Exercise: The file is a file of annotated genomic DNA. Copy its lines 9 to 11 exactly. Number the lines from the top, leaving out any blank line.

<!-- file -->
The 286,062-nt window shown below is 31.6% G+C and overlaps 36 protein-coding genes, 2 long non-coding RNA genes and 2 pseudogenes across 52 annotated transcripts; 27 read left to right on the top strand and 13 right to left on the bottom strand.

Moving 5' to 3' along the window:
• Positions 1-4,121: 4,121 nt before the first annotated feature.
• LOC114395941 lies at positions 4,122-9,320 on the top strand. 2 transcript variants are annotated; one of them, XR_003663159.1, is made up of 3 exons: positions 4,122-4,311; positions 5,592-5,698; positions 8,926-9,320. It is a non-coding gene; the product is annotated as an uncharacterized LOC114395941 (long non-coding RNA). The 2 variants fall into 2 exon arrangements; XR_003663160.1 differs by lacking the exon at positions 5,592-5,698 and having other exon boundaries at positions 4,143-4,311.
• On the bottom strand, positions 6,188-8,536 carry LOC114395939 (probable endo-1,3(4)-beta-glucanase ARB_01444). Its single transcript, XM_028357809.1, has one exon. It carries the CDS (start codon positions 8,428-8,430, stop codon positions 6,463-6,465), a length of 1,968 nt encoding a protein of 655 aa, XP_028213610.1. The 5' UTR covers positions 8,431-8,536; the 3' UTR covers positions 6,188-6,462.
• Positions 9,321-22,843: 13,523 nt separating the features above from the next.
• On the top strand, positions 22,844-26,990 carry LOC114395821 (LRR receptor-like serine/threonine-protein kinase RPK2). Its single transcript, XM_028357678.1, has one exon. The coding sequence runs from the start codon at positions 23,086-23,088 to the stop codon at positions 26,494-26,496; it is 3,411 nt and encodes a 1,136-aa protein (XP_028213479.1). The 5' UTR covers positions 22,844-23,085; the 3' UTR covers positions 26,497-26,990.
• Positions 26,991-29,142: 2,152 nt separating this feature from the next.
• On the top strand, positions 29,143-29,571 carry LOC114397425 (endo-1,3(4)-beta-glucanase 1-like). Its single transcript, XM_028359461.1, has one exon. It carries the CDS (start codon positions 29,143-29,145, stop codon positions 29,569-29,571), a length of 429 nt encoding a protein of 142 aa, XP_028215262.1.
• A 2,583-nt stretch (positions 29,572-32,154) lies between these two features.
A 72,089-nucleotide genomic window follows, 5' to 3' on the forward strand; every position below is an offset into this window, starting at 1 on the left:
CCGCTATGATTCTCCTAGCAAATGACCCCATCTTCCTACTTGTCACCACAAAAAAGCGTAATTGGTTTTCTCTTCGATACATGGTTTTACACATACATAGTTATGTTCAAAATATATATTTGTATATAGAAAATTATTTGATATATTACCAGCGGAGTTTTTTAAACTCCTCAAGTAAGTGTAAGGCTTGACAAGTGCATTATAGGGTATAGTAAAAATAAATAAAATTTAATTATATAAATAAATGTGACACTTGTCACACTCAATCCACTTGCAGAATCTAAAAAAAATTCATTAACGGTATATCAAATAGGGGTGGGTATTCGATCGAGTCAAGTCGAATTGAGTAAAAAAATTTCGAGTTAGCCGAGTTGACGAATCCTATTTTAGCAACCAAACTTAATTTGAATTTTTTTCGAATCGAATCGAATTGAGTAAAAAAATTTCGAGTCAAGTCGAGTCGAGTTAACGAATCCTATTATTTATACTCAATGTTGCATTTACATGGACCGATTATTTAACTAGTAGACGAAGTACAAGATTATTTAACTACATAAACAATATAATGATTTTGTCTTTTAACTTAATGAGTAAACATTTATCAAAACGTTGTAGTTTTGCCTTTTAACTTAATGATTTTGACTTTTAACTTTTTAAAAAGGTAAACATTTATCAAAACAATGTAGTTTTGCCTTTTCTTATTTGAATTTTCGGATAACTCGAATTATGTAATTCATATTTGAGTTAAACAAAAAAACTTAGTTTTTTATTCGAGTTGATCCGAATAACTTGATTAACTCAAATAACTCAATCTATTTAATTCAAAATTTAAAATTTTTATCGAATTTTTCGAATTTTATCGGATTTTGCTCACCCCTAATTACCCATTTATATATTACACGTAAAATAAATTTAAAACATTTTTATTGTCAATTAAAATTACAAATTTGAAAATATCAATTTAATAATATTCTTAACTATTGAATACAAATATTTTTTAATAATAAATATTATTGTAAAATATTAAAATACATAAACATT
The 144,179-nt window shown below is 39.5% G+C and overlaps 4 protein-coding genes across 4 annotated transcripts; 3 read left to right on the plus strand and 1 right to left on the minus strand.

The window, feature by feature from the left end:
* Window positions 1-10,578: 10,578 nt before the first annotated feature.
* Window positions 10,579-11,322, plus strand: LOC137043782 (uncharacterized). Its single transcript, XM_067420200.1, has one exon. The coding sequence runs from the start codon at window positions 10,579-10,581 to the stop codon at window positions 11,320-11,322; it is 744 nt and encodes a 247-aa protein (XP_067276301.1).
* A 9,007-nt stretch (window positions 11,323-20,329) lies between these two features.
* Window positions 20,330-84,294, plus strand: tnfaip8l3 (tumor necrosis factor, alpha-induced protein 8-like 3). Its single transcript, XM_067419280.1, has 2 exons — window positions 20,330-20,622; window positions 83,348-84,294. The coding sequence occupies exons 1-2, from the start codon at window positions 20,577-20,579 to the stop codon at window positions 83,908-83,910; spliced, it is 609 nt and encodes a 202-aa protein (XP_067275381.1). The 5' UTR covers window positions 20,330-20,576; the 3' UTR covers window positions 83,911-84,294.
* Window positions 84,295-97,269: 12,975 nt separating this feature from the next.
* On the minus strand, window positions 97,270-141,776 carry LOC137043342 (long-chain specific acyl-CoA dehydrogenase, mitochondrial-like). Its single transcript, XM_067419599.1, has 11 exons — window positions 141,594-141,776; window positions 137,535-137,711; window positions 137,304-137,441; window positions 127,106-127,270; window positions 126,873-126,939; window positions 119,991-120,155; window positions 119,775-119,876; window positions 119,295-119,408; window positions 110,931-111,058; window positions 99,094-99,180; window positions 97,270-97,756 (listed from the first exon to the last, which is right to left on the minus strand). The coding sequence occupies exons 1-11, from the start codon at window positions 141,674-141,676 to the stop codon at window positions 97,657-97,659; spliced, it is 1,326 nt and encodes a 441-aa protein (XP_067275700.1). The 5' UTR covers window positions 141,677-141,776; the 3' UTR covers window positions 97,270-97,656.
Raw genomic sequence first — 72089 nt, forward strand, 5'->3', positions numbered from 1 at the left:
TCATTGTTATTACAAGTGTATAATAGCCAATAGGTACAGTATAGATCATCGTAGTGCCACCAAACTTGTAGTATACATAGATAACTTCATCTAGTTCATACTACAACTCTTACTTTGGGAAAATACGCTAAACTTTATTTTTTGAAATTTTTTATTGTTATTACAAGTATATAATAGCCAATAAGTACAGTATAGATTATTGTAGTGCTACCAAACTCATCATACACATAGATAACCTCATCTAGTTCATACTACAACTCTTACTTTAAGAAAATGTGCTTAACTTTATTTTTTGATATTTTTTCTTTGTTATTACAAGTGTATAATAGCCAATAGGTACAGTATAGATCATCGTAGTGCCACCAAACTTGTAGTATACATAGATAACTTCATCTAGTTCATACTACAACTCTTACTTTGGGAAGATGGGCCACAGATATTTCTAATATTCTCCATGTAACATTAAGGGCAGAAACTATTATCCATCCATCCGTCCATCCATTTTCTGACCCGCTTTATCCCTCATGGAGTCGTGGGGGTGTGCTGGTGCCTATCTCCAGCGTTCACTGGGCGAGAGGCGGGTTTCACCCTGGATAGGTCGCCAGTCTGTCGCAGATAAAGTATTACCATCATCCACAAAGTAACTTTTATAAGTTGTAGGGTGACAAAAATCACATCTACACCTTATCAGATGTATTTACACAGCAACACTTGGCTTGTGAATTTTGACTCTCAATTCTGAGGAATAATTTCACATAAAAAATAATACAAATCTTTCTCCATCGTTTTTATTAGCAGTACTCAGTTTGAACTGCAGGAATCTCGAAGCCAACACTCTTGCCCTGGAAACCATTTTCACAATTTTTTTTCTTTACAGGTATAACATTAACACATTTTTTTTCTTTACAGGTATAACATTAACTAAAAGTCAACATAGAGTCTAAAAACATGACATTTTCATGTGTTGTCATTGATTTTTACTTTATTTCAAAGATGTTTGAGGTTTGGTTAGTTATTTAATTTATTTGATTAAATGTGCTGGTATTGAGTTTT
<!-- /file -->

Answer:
• On the top strand, positions 29,143-29,571 carry LOC114397425 (endo-1,3(4)-beta-glucanase 1-like). Its single transcript, XM_028359461.1, has one exon. It carries the CDS (start codon positions 29,143-29,145, stop codon positions 29,569-29,571), a length of 429 nt encoding a protein of 142 aa, XP_028215262.1.
• A 2,583-nt stretch (positions 29,572-32,154) lies between these two features.
A 72,089-nucleotide genomic window follows, 5' to 3' on the forward strand; every position below is an offset into this window, starting at 1 on the left: